I = Di, (7)

where

and pn is expressed by

The matrix D has a special form called Vander Monde matrix and fully determined by N points. The determinant of D is given by

Hence, D is nonsingular for any N distinct sampling points, and the NDFT uniquely exists[12] .

According to Eq. (6), the accuracy of NDFT depends largely on the accuracy of the wave number of the sampled interference signal kn, which can be achieved according to the relationship between the wave number and time. The output of the swept source must be calibrated accurately. According to the wave number function and sampling rate, we get the series of accurate kn and the wave number range K of the swept source.

For comparison with the NDFT method, we also introduce another two data processing methods. One is a frequency calibration method applied to the SSOCT system by adding an additional device, a Mach-Zender interferometer (MZI), and the nearest neighbor check algorithm[10] . The other one is a conventional data interpolation method.

The SSOCT experimental setup is shown in Fig. 1. The output of the light source (HSL2000, Santec Inc.) passes through the 50/50 fiber couplers 2 and 3 into the reference arm and sample arm, respectively. The sample arm is constituted by a fiber collimator, an achromatic lens of 40-mm focal length, and an electrical motorized translation stage. Backscattered light from the sample returns to the fiber coupler 3. The reference arm has a polarization controller, a fiber collimator, a focusing lens, and a plane mirror (RM). A balance detector (BPD) detects interference light signals and converts them into voltage signals. One analog input channel of the data acquisition card (National Instruments, model NI5122) digitizes the voltage signal. Then the sampled data representing one OCT image is transferred to the computer memory. After data processing and image reconstruction, we get tomographic image of biological tissue samples.

When we use the MZI to calibrate the interference spectrum signal in real time, as shown in Fig. 1. Within the dashed-line box, a part of the output is introduced through fiber coupler 1 (10/90) to the MZI. The MZI signal is sampled by the second input channel of the DAQ card synchronously at a 100-MS/s sampling rate. By using the nearest neighbor check algorithm[10], N equidistant sample points are obtained. OCT image could be reconstructed by these calibrated data through FFT algorithm.

When we use the NDFT method, the whole original sample points are firstly stored in the hard disk of personal computer (PC). Then these data are processed using NDFT by a MATLAB program.

From the test report of the light source, the wave number function k(t) can be a prior known parameter fitted by a cubic polynomial as

The result of curve fitting and the value of the fitted coefficients a, b, c, and d are shown in Fig. 2. The result demonstrates that the cubic polynomial fitting matches well with the experimental wave number data of the swept source.

Fig. 1. SSOCT system setup using NDFT algorithm and MZI calibration method (with and without the frame of the dashed line, respectively).

To determine the axial resolution of the SSOCT system based on the NDFT method, we investigated the axial point spread function (PSF) by measuring the A-line profile of a partially reflecting mirror sample (95% reflectivity). A representative of a PSF at the depth of 510 μm from the zero-delay point is depicted in Fig. 3. From the graph, we can recognize that the resolution achieves 8.3 μm, while theoretical resolution with Gaussian spectrum is 7.2 μm based on the 107-nm bandwidth of the swept source.

To compare the axial resolution of SSOCT system using NDFT method, MZI calibration method, and data interpolation method, we measure the PSF of the SSOCT system with a mirror sample at the depth of 318 μm, using the three methods, respectively. Wherein, the data interpolation uses a conventional cubic spline to interpolate the raw sample data.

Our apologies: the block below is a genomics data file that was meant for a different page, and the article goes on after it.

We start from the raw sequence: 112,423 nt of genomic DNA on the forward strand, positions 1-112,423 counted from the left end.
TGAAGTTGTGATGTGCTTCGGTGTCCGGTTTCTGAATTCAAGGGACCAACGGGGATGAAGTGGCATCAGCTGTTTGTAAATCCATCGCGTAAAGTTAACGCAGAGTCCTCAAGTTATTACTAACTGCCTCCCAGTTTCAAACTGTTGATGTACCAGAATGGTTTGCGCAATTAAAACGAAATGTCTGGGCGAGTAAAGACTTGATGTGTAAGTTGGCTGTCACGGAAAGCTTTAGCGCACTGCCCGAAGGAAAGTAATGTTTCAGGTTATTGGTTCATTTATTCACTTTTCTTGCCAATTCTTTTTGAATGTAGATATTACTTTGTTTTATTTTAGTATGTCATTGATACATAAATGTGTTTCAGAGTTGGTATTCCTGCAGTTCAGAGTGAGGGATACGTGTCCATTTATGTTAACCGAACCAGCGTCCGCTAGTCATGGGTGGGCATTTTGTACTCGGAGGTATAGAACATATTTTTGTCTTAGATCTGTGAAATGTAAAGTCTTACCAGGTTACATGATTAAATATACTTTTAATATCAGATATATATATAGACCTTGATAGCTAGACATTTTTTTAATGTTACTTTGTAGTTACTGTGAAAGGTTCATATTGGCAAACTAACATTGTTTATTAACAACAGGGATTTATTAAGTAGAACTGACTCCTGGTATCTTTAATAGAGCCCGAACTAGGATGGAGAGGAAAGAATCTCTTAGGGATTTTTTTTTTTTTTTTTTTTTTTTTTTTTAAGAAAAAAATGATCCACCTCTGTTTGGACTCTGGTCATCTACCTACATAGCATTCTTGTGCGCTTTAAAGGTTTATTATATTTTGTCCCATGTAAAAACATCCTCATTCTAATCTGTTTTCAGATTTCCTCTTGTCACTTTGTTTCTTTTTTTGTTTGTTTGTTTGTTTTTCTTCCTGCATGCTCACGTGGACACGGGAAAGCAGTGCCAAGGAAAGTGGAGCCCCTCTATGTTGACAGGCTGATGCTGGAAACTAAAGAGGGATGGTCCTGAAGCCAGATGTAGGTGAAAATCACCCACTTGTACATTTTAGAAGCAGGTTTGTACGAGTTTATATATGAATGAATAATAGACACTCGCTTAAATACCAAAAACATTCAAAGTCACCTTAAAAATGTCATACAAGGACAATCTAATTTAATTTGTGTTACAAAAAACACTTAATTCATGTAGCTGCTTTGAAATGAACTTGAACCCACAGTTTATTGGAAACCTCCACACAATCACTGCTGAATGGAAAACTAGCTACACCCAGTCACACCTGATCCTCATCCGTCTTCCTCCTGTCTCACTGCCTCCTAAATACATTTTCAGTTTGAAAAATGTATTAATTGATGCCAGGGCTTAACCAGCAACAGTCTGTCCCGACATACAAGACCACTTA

The axial resolution results are shown in Fig. 4 and Table 1. The resolution using NDFT method is 8.1 μm, and is comparable with that of using MZI calibration method. The axial resolution using conventional data interpolation method is 9.5 μm, and is a bit lower than that of using NDFT method. Moreover, the signal intensity of the SSOCT system using NDFT method is higher than that of using MZI calibration method and data interpolation method because of better utilization of the power of the source. The sensitivity of the SSOCT system with NDFT method can reach 113 dB approximately.

To compare the feasibility of the NDFT method with that of MZI calibration method and data interpolation method in biological imaging, we obtaine images of a shrimp in vivo. Figure 5(a) is the picture of the sample under imaging. The black line in the picture marks the lateral scanning direction and position. The OCT image of the neck area of the shrimp sample based on NDFT method, MZI calibration method, and data interpolation method are shown in Fig. 5(b), (c), and (d) for comparison, respectively.

From the images above, we can confirm that the image from NDFT method (Fig. 5(b)) has the comparable resolution with that of the MZI calibration method (Fig. 5(c)). And the resolution of the NDFT image is a bit higher than that of the image from data interpolation method because of interpolation error. Figure 5(b) displays more detailed information at larger depth position than that of Fig. 5(c) because of higher sensitivity.

For the case of uniform DFT used in MZI calibration and interpolation methods, the well established FFT could be used; in contrast, the computational complexity of the NDFT method is O(nlog2 n) [13] . Therefore, in the shrimp images construction, the computation time of the CPU in NDFT method is about four times compared with the uniform DFT method. However, the higher performance of PC and a more elaborated NDFT algorithm could make up for the overall computational complexity.

In summary, NDFT method is introduced and implemented in our SSOCT system for image reconstruction. Using the method, high sensitivity and high resolution images have been obtained. The swept source OCT based on NDFT has an axial resolution of 8.1 μm. The axial resolution is comparable with that of the SSOCT system using MZI calibration method and conventional data interpolation method. Based on the NDFT method, SSOCT system achieves a higher signal intensity because of better utilization of swept source power. The SSOCT system based on the NDFT method does not need additional calibration device. In comparison with MZI calibration method, NDFT method brings cost reduction and simplified system configuration. A modified NDFT method based on weighted non-uniform Fourier transform is under investigation.

This work was supported by the National “863” Project of China (No. 2006AA02Z4E0) and the National Natural Science Foundation of China (Nos. 60378041 and 60478040).